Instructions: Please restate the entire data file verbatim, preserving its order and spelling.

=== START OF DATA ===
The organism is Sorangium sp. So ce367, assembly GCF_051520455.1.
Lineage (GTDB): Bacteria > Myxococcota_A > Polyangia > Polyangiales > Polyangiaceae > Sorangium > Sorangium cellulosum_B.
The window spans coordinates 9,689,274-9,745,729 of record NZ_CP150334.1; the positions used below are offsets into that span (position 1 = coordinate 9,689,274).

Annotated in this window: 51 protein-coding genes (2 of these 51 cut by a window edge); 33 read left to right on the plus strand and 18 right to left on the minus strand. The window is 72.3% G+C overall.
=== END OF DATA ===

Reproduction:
The organism is Sorangium sp. So ce367, assembly GCF_051520455.1.
Lineage (GTDB): Bacteria > Myxococcota_A > Polyangia > Polyangiales > Polyangiaceae > Sorangium > Sorangium cellulosum_B.
The window spans coordinates 9,689,274-9,745,729 of record NZ_CP150334.1; the positions used below are offsets into that span (position 1 = coordinate 9,689,274).

Annotated in this window: 51 protein-coding genes (2 of these 51 cut by a window edge); 33 read left to right on the plus strand and 18 right to left on the minus strand. The window is 72.3% G+C overall.